“I had elected then [in my early student years] to pursue no career. To put it theologically, I died to the idea of career and to the whole typical array of mundane calculations, grandiose goals and appropriate schemes to reach them…. I do not say this haughtily; this was an aspect of my conversion to the gospel…. “[Later] my renunciation of ambition in favor of vocation became resolute; I suppose some would think, eccentric. When I began law studies, I consider that I had few, if any, romantic illusions about becoming a lawyer, and I most certainly did not indulge any fantasies that God had called me, by some specific instruction, to be an attorney or, for that matter, to be a member of any profession or any occupation. I had come to understand the meaning of vocation more simply and quite differently. “I believed then, as I do now, that I am called in the Word of God … to the vocation of being human, nothing more and nothing less…. Within the scope of the calling to be merely but truly human, any work, including that of any profession, can be rendered a sacrament of that vocation. On the other hand, no profession, discipline or employment, as such, is a vocation.”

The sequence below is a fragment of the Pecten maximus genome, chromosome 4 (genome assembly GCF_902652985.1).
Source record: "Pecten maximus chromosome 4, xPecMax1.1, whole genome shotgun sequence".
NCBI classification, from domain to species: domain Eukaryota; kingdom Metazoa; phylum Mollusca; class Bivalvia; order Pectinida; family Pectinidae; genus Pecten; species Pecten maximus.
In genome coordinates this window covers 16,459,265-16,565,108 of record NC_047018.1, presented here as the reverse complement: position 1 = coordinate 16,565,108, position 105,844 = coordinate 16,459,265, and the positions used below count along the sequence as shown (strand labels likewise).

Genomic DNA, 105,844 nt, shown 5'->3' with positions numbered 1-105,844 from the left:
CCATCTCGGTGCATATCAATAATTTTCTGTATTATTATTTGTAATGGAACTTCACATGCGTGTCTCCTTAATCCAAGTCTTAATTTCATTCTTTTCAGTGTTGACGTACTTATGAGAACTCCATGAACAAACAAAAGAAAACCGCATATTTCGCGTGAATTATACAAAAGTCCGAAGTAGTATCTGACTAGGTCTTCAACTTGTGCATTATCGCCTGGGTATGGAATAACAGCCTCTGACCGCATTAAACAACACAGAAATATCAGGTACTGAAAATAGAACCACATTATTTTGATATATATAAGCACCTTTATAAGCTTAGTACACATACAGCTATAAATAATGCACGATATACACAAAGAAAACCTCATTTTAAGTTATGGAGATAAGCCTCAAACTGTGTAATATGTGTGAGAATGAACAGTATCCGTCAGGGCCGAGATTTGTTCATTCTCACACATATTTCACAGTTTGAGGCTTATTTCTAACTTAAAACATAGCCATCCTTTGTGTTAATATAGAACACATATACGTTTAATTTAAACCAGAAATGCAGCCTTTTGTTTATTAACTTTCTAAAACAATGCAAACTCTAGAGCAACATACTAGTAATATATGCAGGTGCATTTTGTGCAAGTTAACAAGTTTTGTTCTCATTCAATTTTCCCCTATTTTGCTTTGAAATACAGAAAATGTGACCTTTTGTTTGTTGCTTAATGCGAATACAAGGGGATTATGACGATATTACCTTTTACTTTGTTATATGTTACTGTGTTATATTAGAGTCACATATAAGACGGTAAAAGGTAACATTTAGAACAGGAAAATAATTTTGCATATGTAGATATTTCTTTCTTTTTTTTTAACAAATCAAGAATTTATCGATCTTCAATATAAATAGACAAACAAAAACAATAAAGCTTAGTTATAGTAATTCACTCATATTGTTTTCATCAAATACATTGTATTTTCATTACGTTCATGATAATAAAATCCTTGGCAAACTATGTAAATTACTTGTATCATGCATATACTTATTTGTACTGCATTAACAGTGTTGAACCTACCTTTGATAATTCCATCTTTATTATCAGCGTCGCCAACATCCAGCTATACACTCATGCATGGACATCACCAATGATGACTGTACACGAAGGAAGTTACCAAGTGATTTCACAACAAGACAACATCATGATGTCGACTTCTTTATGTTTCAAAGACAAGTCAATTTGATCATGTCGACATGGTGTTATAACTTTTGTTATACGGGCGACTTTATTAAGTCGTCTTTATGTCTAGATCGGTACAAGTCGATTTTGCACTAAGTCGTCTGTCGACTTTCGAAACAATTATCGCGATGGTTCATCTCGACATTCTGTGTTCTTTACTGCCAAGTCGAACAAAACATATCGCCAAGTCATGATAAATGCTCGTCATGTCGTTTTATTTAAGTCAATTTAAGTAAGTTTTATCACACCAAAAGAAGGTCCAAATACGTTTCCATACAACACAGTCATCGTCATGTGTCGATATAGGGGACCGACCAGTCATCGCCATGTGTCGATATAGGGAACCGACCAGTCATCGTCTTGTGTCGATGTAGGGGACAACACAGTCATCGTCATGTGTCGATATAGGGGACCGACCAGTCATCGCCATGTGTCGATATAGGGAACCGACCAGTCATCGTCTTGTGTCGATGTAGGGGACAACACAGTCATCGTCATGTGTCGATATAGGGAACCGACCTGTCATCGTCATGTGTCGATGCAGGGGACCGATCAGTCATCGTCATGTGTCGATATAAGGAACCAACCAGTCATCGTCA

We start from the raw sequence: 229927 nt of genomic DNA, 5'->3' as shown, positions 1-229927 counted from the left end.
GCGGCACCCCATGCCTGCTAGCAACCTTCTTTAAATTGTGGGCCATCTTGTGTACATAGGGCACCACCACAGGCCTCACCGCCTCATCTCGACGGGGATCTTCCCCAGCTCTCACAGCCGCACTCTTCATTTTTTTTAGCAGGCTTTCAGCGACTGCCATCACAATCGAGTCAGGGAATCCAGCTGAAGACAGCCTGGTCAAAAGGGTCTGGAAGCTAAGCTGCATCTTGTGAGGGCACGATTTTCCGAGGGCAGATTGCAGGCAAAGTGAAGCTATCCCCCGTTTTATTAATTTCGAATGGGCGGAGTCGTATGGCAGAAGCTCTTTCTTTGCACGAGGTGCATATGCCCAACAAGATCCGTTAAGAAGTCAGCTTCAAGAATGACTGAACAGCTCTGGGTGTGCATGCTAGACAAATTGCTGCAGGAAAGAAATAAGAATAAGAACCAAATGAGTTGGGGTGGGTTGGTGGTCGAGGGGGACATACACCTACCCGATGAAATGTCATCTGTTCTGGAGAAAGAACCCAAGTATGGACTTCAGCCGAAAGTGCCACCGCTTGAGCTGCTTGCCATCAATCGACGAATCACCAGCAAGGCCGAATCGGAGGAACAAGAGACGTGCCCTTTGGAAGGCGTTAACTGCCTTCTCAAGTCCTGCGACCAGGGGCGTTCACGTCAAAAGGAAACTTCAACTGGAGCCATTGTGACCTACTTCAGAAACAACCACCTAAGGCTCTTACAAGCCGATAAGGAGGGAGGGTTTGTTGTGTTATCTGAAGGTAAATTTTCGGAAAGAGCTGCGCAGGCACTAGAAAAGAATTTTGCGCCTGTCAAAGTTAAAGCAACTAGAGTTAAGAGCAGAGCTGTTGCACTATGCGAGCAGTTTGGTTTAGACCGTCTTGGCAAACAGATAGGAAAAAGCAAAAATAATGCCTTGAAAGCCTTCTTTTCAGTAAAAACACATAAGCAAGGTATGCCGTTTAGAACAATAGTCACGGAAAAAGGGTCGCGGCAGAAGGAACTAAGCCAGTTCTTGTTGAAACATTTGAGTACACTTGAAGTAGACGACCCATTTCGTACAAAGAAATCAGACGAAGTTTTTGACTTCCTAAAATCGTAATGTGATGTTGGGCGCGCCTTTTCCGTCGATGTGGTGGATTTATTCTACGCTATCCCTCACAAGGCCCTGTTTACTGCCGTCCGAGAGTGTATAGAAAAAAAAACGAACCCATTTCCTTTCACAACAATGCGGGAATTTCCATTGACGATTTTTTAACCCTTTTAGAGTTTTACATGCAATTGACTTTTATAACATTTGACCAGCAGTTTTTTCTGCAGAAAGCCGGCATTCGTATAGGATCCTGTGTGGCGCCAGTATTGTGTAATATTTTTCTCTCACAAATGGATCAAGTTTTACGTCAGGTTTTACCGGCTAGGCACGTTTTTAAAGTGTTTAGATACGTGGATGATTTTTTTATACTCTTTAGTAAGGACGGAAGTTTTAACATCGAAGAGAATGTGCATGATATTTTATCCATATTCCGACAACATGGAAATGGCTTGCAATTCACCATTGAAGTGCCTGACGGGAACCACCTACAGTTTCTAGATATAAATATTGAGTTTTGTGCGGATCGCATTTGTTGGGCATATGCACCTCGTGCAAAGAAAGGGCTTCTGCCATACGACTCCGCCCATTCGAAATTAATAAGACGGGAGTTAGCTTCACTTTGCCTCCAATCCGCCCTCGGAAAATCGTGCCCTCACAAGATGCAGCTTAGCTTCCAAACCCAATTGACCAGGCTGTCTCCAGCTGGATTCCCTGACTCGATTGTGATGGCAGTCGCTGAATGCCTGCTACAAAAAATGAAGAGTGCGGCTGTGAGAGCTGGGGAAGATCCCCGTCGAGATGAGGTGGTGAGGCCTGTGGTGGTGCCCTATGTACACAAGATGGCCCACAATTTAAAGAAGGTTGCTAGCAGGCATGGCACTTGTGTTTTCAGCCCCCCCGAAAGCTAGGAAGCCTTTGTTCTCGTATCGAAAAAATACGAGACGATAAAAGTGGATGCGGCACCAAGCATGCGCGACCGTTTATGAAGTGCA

—William Stringfellow, A Keeper of the Word: Selected Writings of William Stringfellow (Eerdmans, 1994), pp. 30-31.
“I would be damned if I would be a priest. That was what I decided. I would not be a priest and, moreover, I would spend my life refuting any who suppose that to be serious about the Christian faith required ordination. I would be a Christian in spite of the priesthood, in spite of all the priests”
– William Stringfellow, A Second Birthday, p. 82).